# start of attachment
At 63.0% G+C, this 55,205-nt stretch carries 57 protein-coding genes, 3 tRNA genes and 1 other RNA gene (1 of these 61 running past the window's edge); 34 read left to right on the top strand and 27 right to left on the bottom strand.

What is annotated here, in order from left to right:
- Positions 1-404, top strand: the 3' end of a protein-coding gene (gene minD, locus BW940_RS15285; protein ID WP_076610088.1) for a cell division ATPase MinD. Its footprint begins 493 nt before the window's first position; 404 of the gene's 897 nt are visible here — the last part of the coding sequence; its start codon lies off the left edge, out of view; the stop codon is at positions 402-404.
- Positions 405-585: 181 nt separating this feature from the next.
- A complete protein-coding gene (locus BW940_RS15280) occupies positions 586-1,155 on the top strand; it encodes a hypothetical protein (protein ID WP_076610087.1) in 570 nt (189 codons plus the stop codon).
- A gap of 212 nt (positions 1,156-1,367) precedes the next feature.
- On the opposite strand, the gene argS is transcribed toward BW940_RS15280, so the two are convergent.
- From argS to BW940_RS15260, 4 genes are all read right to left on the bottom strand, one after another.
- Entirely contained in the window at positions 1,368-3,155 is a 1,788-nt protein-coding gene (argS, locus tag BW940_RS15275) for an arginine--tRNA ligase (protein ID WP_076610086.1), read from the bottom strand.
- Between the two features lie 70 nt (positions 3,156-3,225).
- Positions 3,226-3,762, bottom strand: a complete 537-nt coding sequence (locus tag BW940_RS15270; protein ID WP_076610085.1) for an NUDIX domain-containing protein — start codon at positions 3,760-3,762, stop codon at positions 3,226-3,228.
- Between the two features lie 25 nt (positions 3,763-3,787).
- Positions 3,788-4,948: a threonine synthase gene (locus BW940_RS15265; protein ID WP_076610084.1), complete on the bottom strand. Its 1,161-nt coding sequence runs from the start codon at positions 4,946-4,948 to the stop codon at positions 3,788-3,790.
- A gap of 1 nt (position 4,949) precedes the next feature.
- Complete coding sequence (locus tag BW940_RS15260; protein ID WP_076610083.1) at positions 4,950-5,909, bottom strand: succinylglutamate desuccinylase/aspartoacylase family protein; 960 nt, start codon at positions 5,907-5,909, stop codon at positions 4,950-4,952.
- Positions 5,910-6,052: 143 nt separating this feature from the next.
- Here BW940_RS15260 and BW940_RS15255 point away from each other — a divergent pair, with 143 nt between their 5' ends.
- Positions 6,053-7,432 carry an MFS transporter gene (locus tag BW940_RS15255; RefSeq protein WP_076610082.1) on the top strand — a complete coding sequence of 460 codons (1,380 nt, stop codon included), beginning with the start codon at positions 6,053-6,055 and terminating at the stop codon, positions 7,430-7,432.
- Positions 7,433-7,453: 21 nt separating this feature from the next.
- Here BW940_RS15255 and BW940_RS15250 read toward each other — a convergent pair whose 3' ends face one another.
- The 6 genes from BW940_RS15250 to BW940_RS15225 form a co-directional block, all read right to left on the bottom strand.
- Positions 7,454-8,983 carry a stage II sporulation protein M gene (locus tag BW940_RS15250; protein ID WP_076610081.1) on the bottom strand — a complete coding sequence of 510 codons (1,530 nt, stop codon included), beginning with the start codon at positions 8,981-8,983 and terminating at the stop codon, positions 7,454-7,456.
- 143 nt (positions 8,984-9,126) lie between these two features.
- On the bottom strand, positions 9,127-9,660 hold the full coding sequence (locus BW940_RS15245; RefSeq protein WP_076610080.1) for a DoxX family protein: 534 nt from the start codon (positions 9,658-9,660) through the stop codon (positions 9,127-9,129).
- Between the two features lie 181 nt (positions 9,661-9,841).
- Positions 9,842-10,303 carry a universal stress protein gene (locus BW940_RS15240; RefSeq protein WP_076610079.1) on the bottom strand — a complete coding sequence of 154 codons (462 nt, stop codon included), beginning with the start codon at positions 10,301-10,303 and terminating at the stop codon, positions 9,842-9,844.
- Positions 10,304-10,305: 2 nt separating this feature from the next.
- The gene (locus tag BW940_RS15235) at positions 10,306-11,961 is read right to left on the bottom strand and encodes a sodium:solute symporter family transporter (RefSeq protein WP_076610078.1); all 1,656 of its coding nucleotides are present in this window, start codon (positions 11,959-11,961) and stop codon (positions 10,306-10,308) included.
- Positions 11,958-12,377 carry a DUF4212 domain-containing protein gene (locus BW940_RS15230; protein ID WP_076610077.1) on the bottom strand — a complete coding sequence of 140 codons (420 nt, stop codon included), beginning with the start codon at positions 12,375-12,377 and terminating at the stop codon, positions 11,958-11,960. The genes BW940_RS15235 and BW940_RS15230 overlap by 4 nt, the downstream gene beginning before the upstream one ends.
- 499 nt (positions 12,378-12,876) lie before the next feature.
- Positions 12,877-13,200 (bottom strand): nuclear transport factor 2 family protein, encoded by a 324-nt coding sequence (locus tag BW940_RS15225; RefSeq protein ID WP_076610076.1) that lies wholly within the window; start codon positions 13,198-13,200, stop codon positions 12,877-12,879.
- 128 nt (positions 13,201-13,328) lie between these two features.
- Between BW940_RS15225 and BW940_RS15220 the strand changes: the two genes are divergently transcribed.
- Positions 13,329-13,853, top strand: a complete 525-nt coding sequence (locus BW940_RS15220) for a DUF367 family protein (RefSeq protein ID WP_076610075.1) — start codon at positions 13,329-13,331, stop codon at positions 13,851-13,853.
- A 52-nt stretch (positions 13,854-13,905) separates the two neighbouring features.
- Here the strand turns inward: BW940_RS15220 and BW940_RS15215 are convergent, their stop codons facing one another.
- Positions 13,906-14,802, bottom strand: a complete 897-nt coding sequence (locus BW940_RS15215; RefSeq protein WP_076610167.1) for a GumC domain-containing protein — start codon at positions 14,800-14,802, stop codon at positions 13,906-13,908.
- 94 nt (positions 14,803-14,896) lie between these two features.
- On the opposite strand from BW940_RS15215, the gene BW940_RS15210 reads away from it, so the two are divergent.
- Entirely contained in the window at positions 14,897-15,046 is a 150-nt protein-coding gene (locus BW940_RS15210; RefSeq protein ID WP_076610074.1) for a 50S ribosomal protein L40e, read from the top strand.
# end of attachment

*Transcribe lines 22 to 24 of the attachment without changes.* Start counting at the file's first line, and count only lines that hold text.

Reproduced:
- Positions 7,454-8,983 carry a stage II sporulation protein M gene (locus tag BW940_RS15250; protein ID WP_076610081.1) on the bottom strand — a complete coding sequence of 510 codons (1,530 nt, stop codon included), beginning with the start codon at positions 8,981-8,983 and terminating at the stop codon, positions 7,454-7,456.
- 143 nt (positions 8,984-9,126) lie between these two features.
- On the bottom strand, positions 9,127-9,660 hold the full coding sequence (locus BW940_RS15245; RefSeq protein WP_076610080.1) for a DoxX family protein: 534 nt from the start codon (positions 9,658-9,660) through the stop codon (positions 9,127-9,129).